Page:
GetIntoEnergyCT.com connects businesses with future employees

By Lesia Winiarskyj

Recent storms have focused much attention on challenges facing Connecticut's energy industry. To help energy and green technology companies meet one of their biggest challenges: a future shortage of skilled workers: CBIA's Education Foundation has launched GetIntoEnergyCT.com., a new website funded by the U.S. Department of Labor and the Connecticut Green Jobs Partnership. Designed to help the industry expand its talent pool, the site features:

  • Day-in-the-life career videos
  • An employer locator
  • Internship opportunities
  • Scholarships
  • Current events, including energy-sector workshops, seminars, and career fairs
  • Toolkits for businesses and educators on organizing everything from classroom presentations to summer camps

The website is a project of the Connecticut Energy Workforce Development Consortium, a public-private partnership formed in 2009 to build a skilled workforce in traditional and renewable energy.

Chaired by Northeast Utilities and United Illuminating in collaboration with CBIA, the consortium: the first of its kind in New England: has more than 57 business members as well as stakeholders in education and government. The group's goals include building public awareness of the demand for energy workers; generating a sense of excitement around the industry; establishing best practices for attracting, training, and retaining employees, including pathways to continuing education, certification, and employment for high school and college graduates; and ensuring that Connecticut's training capacity meets the needs of energy-sector employers.

Turning Point

When it comes to meeting its workforce needs, the energy industry has reached a turning point, says Judy Resnick, executive director of CBIA's Education Foundation and a member of the consortium.

By some estimates, the average employee in the energy industry today is over 50 years old, almost 10 years older than the average American worker. Traditional energy suppliers, which include nuclear, natural gas, and electric companies, project losing half their current workforce to retirement in the next five to 10 years.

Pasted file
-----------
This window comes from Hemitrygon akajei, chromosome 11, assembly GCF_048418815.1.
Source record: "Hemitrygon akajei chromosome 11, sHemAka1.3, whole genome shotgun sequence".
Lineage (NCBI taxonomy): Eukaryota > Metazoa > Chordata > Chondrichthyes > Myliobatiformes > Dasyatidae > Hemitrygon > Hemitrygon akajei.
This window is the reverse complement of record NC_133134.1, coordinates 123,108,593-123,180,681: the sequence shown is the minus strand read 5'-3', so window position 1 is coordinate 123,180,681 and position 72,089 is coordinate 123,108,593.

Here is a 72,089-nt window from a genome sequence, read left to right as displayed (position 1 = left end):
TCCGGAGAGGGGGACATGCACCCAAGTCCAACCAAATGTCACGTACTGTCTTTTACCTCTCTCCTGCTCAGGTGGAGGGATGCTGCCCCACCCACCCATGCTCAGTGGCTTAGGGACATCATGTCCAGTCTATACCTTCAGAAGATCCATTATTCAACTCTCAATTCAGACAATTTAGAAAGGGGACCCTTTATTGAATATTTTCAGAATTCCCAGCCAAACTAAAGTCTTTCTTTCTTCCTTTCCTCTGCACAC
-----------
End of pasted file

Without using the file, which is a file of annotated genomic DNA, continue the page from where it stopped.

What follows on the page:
At the same time, planned upgrades, expansion, and maintenance of Connecticut's electric utility system are expected to create a wave of job opportunities: and workforce shortages: in the energy sector. Add to that the tremendous growth of the green energy sector: growth that's been fueled by the infusion of government funding to promote renewable energy and energy efficiency: and you begin to see the scope of the workforce crisis confronting the energy industry.

Powering Connecticut with Energy Jobs

Indeed, with the passage of the state's new energy law, the Clean Energy Finance and Investment Authority: Connecticut's new "green bank": anticipates a significant increase in the need for full-time energy workers.

PA 11-80: An Act Concerning Connecticut's Energy Future creates a $3 billion public investment in renewable energy and energy efficiency projects, incentivizing the commercialization of and demand for clean energy sources and related enterprises. As such, it is expected to increase the demand for workers in many types of energy-sector jobs in areas such as solar PV installation, biomass, wind, small hydro, fuel cells, energy efficiency, and electric vehicle infrastructure.

"Connecticut cannot build and maintain infrastructure and develop new energy technologies," says Resnick, "without adequate numbers of skilled people to do the work. We need engineers, electricians, welders, metal workers, installers, technicians, construction managers, analysts, and scientists."

Get Into Energy Connecticut, she says, is a resource for employers to publicize energy-related opportunities at their companies and for job seekers, students, and instructors to see what types of careers are opening up and what it takes to succeed in them.

Click here for more information or to join the Connecticut Energy Workforce Development Consortium.

Lesia Winiarskyj is a writer/editor at CBIA. She can be reached at lesia.winiarskyj@cbia.com.